By Joseph H. Huber

Golf Cart Use and Individuals with Disabilities Will the PGA Tour Ask the Supreme Court?

Casey Martin at the Nike Greater Austin
Open, March 7, 1998

Two recent federal court decisions related to the use of golf carts in professional competition have produced significantly different outcomes. The U.S. Ninth Circuit Court of Appeals (March 6, 2000) in San Francisco upheld a lower court's decision that Casey Martin, who had been diagnosed with a degenerative circulatory disorder of his right leg, should be allowed to use a golf cart on the Professional Golf Association (PGA) Tour (Case Number 98-35309).

A day later, however, the U.S. Seventh Circuit Court of Appeals in Chicago denied Ford Olinger the right to use a golf cart in the United States Golf Association (USGA) sponsored tournament-the U.S. Open. Olinger, also recognized nationally as a highly skilled golfer, plays with a severe degenerative condition, significantly impairing his ability to walk (Case Number 99-2580). There is no dispute that both Martin and Olinger have profound disabilities. Both golfers sued under Title TII of the Americans with Disabilities Act (ADA).

In the Martin case, the U.S. Ninth Circuit Court of Appeals' 3-0 fuling held that providing Casey Martin the use of a golf cart is reasonable. Golf carts are, in fact, used in other competitions such as the first two stages of the PGA Tour qualifying school competition and the Senior Tour. In these events, the PGA Tour assigns no handicap penalty to those who ride, as opposed to those who walk.

The issue on which most of the dispute centers is whether permitting the use of a golf cart will fundamentally alter the PGA Tour. In Martin's favor, the Court ruled that walking is not essential to the generalized game of golf. From their position, the PGA Tour argued that it is not offering the generalized game of golf, it is offering a particular competition.

The PGA Tour also points out that the purpose of requiring players to walk injects a fatigue factor into the shot-making capacity of players, while permitting a player to ride alters the competition. The Court found that the fatigue factor injected into the game of golf by walking the courses cannot be deemed significant under normal circumstances (Casey Martin vs PGA Tour, Case Number 9835309, March 6, 2000).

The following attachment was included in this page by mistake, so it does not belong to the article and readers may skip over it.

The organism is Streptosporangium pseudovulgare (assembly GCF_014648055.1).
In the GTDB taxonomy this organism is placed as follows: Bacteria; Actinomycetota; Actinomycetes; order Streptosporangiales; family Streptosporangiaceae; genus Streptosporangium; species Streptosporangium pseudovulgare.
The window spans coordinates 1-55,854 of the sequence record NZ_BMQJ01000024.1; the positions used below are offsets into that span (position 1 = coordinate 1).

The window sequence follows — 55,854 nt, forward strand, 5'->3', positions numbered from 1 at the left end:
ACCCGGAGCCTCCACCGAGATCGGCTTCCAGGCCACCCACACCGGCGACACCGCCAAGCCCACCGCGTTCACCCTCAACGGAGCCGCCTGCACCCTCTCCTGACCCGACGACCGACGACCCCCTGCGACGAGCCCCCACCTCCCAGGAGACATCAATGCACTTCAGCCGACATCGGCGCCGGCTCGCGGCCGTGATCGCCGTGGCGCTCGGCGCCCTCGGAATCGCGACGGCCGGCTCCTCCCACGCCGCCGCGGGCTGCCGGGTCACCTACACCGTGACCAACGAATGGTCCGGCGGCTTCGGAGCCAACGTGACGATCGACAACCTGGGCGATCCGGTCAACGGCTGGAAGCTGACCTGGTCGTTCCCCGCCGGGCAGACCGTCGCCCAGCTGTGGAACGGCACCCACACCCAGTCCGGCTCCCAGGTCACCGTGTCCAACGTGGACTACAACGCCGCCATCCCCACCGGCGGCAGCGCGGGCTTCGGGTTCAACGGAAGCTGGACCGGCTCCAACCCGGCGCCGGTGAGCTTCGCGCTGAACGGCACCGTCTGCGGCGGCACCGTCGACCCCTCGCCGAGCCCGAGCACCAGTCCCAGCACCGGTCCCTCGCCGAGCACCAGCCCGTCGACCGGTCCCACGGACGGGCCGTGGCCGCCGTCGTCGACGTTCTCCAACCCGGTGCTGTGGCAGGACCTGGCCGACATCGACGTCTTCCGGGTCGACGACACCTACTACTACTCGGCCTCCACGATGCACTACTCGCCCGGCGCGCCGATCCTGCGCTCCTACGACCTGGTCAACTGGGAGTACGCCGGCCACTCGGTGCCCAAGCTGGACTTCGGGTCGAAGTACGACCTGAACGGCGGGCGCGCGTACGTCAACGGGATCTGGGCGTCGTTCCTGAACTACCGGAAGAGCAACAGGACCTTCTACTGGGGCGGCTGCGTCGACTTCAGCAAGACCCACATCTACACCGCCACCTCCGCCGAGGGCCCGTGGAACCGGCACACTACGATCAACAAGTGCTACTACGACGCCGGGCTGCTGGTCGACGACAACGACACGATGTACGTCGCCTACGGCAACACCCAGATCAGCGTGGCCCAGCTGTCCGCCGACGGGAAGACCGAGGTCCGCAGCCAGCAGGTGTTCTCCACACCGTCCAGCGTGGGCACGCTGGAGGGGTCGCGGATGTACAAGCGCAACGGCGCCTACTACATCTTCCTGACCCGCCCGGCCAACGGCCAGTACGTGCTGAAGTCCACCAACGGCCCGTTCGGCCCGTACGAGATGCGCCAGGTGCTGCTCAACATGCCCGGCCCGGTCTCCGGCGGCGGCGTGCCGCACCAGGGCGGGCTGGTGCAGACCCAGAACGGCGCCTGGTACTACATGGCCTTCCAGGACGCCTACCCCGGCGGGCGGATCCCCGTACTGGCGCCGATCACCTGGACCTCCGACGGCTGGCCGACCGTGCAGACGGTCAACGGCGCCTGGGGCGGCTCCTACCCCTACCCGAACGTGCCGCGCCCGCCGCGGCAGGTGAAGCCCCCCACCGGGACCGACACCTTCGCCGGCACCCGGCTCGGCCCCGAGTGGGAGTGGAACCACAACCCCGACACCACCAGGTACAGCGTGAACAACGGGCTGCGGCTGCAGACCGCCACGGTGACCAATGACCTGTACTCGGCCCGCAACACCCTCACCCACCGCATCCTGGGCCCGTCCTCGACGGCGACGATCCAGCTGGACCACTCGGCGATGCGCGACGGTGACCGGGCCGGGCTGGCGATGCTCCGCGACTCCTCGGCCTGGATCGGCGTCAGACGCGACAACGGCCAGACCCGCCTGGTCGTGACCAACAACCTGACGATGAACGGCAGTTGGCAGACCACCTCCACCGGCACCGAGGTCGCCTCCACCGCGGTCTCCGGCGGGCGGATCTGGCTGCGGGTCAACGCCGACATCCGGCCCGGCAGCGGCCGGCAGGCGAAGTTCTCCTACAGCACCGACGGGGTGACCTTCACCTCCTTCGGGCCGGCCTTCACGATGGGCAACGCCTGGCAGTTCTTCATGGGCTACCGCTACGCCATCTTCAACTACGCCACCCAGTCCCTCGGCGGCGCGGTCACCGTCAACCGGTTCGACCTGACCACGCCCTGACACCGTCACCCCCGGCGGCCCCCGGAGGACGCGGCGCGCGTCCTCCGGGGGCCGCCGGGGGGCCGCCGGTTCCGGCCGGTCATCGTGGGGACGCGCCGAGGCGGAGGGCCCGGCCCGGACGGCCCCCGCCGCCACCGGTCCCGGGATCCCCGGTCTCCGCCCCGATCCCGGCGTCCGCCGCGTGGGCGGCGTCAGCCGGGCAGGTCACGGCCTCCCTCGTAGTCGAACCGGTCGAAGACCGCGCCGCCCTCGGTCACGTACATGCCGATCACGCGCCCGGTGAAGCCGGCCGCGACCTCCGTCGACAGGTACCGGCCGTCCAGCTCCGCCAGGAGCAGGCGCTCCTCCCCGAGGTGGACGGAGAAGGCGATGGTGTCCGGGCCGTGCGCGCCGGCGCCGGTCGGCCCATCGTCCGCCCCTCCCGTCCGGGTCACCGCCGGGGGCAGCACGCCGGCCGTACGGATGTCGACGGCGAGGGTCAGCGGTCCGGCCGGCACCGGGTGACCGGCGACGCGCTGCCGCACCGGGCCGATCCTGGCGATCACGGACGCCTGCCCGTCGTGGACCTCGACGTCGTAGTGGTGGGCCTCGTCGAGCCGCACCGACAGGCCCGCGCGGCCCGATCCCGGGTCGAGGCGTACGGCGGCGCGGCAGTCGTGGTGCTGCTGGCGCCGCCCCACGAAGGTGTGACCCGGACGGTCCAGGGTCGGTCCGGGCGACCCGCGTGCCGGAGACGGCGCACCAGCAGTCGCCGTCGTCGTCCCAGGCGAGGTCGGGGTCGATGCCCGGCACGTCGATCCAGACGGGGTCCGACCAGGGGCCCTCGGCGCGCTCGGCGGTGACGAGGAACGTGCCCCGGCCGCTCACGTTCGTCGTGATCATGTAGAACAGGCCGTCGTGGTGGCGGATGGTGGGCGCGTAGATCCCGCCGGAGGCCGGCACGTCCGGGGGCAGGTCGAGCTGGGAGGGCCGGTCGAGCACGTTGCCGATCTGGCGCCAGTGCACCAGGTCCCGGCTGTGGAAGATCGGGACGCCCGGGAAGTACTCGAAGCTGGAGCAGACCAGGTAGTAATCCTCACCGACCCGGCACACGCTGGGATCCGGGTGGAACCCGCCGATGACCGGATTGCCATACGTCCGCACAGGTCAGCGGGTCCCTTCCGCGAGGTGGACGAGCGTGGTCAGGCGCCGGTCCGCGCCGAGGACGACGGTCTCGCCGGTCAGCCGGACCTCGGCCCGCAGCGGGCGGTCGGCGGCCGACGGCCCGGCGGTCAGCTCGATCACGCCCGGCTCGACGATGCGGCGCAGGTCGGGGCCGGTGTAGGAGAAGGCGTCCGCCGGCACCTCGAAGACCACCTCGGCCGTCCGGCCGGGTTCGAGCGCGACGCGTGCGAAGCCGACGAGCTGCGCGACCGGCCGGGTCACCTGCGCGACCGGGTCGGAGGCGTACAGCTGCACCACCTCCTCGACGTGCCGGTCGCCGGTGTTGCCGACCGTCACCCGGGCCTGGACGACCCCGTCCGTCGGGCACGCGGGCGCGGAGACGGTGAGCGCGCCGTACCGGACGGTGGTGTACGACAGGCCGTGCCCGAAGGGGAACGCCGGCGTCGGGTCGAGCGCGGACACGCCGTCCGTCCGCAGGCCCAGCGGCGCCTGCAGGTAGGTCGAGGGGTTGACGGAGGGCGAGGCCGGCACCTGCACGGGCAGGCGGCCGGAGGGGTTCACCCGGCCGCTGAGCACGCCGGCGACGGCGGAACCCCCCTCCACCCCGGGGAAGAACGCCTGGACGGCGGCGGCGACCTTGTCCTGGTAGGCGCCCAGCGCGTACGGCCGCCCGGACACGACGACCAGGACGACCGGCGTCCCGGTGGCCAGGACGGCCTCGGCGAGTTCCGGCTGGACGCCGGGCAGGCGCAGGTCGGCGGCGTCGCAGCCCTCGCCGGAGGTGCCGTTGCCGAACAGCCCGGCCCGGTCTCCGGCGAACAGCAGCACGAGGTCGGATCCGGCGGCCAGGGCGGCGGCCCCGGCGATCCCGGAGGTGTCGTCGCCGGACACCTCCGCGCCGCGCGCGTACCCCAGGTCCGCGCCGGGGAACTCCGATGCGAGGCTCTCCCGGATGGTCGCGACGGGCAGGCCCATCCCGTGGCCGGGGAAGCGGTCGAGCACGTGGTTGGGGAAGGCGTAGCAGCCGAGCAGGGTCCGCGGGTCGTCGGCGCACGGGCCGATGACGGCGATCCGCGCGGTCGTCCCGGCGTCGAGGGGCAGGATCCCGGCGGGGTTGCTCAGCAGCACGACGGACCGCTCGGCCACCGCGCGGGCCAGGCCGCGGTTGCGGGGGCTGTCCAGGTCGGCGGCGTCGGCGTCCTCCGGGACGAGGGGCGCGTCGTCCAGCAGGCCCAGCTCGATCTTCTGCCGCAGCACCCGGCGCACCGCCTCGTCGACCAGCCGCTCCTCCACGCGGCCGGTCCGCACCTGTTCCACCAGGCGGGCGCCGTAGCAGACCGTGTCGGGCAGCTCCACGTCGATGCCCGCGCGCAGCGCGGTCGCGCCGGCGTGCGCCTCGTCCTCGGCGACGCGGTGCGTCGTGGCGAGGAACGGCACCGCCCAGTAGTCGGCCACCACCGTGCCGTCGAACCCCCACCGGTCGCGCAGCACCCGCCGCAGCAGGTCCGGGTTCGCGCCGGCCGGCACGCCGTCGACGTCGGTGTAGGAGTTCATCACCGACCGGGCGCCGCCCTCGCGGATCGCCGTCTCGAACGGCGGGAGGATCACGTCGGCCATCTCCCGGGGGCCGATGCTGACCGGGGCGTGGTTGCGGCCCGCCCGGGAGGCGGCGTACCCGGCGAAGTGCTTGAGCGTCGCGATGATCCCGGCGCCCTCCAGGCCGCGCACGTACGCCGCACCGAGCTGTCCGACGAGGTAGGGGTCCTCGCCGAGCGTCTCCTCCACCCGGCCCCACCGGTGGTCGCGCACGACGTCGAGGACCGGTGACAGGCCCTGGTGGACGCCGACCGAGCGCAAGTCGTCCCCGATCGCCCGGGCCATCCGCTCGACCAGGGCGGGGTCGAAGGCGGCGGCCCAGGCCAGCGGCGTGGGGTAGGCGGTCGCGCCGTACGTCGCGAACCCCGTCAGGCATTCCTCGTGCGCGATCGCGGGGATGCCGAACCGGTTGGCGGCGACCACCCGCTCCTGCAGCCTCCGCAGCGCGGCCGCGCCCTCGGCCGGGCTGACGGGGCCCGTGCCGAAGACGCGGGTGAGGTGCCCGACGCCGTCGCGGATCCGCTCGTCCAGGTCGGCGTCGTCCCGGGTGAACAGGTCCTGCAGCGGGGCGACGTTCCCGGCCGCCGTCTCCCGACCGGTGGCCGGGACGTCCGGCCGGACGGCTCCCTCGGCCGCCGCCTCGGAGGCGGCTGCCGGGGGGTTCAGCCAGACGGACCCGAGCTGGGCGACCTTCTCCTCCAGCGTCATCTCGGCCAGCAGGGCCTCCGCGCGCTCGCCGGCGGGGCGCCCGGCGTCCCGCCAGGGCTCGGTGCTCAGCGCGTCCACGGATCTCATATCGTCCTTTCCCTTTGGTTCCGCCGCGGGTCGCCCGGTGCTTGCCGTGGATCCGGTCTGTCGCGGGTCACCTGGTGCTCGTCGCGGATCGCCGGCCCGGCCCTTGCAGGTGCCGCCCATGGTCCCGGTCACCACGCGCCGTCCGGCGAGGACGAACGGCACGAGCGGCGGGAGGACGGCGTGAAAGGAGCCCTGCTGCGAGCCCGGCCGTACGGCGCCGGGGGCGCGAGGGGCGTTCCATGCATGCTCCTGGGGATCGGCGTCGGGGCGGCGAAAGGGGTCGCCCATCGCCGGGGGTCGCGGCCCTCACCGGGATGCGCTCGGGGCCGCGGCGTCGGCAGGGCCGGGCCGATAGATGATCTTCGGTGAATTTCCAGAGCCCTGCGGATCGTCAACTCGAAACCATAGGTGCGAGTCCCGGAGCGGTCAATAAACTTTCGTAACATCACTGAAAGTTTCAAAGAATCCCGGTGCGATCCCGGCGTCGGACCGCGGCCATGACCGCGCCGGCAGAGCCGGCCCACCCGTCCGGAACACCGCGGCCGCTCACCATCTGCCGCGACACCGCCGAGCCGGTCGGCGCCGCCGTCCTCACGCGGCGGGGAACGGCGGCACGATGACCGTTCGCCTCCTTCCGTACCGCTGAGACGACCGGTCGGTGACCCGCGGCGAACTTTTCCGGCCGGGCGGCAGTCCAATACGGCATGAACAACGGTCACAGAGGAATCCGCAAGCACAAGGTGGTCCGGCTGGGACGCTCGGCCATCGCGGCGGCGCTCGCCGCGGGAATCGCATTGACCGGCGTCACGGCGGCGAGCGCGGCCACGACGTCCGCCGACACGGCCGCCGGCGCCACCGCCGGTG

In contrast, the U.S. Seventh Circuit Court of Appeals' 3-0 ruling found that providing a golf cart to Ford Olinger during the U.S. Open would result in a fundamental alteration of this elite professional golf competition. As part of its findings, the U.S. Seventh Circuit Court of Appeals concluded that the nature of golf competition would be fundamentally altered if the walking rule were eliminated, because it would remove stamina from the set of qualities designed to be tested at this level of competition. In essence, this Court was saying that performance in golf includes the golfer's ability to cope with the fatigue borne of hills, heat, and humidity (Ford Olinger v United States Golf Association, Case Number 99-2580, March 7, 2000).

Since 1955, the U.S. Open has required players to walk. The USGA maintains the same standard, because it believes that physical endurance and stamina are essential parts of the competition. From 1986 to the present, the USGA has received 12 requests to waive prohibition of golf cart usage in the U.S. Open. To date, only Casey Martin (1998) has ever ridden a golf cart while playing in the U.S. Open.

In light of these significantly different outcomes, the PGA Tour will continue to review the options over the next few months, including the possibility of asking the Supreme Court to hear the Casey Martin case (USA Today, March 16, 2000), In the interim, Casey Martin will be permitted to use a golf cart in PGA Tour competition, while all other competitors on the Tour will be required to adhere to the walking rule. Before rushing directly to the Supreme Court, it would appear prudent for the PGA Tour to take time to reflect on the two judicial decisions and to seek additional counsel. The challenge the PGA Tour Board faces is formidable-can it reconcile these diverse opinions? Can a strategy be developed to enable Casey Martin and others with comparable conditions to play, while at the same time upholding the Tour's key historical principles that govern professional golf for non-disabled individuals?